To what lengths will one go to keep a streak alive? I’m testing this now as I have a little daily cycling streak going on. My workplace is participating in the National Bike Challenge which rewards teams of riders for cycling during the supposedly cycling friendly months of May through September. The system is set up to reward frequent riding rather than longer rides. Every day that I ride at least one mile I earn my team 20 points plus the number of miles ridden. So if I go the minimum, I earn 21 points and on days I bike commute to work and back, I earn 29 points. This has given me the motivation to try and see how many consecutive days I can ride a bike. My personal challenge comes not from fitting cycling into a daily routine, since I’m already a committed year-round bike commuter, but from seeing if I can get on a bike everyday that I’m away from home. I have several trips planned during the challenge period, some domestic, some international. The first of these is a two-week family trip to Italy starting with a conference in Milan, followed by a week with most of my immediate family in Lucca, and capped off by a few days with just Papa Bear and the kids in Florence.
For the first time ever, we’ll be staying almost exclusively in apartments rather than hotels. I’ve already come to appreciate how much better it is to have even a small apartment to relax, spread out, and cook simple meals in rather than being cramped in a tiny hotel room. When I chose the apartment in Milan through HomeAway months ago (pre-Challenge) I knew it was a couple miles and two subway lines away from the conference venue. I figured I’d walk or take public transport and get to see a little more of the city than if I stayed right across the street. Then I did a little digging and discovered that Milan has an extensive bikeshare system called BikeMi. Hey, that little voice in my head said, you can earn a few more points for the challenge if you ride a bike to and from the conference. And so, I decided to try BikeMi, despite never having used the reportedly awesome bikeshare in my own city because I have my own bike.
Fresh off the journey involving planes, bus, walk, Metro, walk some more, settle the family into the apartment I spied a bikeshare kiosk right outside our apartment.
By the time I went to fetch one they were all gone. No worries, there’s another kiosk by the nearby Metro. OK, ready to go! The family took a photo of me in front of the kiosk for posterity, then went off on their merry way.
I quickly discovered that BikeMi requires one to register before riding rather than registering on the spot and allowing one to swipe a credit card at the beginning and end of the journeys. Savvy travelers would have read the website and registered in advance. Oops, our Metro station didn’t have an ATM office (the city’s transit authority, not a bank ATM) where the registrations are handled so I took the subway to one that did. The nice man behind the counter explained that I could buy a one day, one week, or one year membership. I figured I would be riding each of three days so I bought the week pass for 6 euros. Registration required a credit card and email address. He gave me a slip of paper with an authorization code and I selected a four-digit passcode.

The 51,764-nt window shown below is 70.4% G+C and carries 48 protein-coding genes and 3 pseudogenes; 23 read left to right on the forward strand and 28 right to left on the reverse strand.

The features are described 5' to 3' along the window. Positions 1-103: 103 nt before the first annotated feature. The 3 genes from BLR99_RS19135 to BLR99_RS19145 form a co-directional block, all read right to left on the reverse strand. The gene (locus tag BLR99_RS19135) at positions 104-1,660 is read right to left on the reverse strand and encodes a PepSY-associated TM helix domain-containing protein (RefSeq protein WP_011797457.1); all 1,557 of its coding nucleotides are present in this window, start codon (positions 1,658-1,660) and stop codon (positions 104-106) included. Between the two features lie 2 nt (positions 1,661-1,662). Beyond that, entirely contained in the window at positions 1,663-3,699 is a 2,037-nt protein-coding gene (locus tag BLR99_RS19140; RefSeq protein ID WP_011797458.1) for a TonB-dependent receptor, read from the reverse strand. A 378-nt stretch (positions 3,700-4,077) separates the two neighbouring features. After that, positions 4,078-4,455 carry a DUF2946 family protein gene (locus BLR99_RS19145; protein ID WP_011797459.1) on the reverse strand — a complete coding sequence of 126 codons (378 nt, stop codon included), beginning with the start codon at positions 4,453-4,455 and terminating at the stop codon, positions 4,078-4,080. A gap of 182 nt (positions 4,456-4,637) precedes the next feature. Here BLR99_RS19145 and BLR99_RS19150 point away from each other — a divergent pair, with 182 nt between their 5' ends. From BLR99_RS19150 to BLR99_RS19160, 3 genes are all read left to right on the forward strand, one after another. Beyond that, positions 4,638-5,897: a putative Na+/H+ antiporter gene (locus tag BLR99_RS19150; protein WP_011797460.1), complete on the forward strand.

To release a bike from the kiosk, I entered my registration code and passcode and a sign indicated which numbered spot on the kiosk had been unlocked. I lifted the bike off the rack, adjusted the seat, and was on my way. Wait, I had mapped a route from my original Metro station, not the one to which I had just traveled to register. Registration came with a map of the city with each numbered kiosk clearly marked with a little flag. Great, except I didn’t even really know which direction I was facing and the sun was obscured by clouds. (And I’m an absolute moron when it comes to spatial orientation.) What the hell, I’ll just set off until I can find a street sign or landmark and navigate from there. Except that the streets of Milan are each about 200 feet long and end in some sort of piazza whose name is too small to discern on the map.
The streets of Milan are interesting for an American to negotiate. There are a few dedicated separated bike lanes (with curbs!) as well as some involving no more than a stripe of paint but many roads have no special accommodation.
There are lanes and signals and, presumably, rules but they’re all more of a suggestion than a mandate. As in DC, every type of traveler (driver, motorcyclist, bicyclist, pedestrian) breaks the rules but it seems to be expected here so everyone is more or less looking out for everyone else. In other words, despite the chaos I didn’t really fear for my life because people are accustomed to watching out for other scofflaws and therefore spend less time talking or texting on their phones. (I understand this is a nonscientific survey but for my sanity that’s what I chose to believe as motored vehicles whizzed past me at alarming proximity.) Also, every third traveler on the road is on a bicycle so the city seems to have achieved that mythical critical mass that bike advocates are always going on about. Eventually, after much trial and error I made it to the conference.
The next day, I got to “my” kiosk early enough to snag a bike and set off on the most direct route, confident I would get to the university in no time. Except that one of the “roads” was a pedestrian only zone and another was one way the wrong way. After several course corrections, I was able to use the sun to figure out I was going west when I should’ve been going east. (So I’m not a complete and absolute moron about directions.) After 40 minutes of what should have been a 20-minute ride, I rolled up to the university once again. I was sanguine about these experiences because no one I knew saw me stopping every 10 feet to consult my map in vain and, hey, the extra miles earned me a few extra points for my team!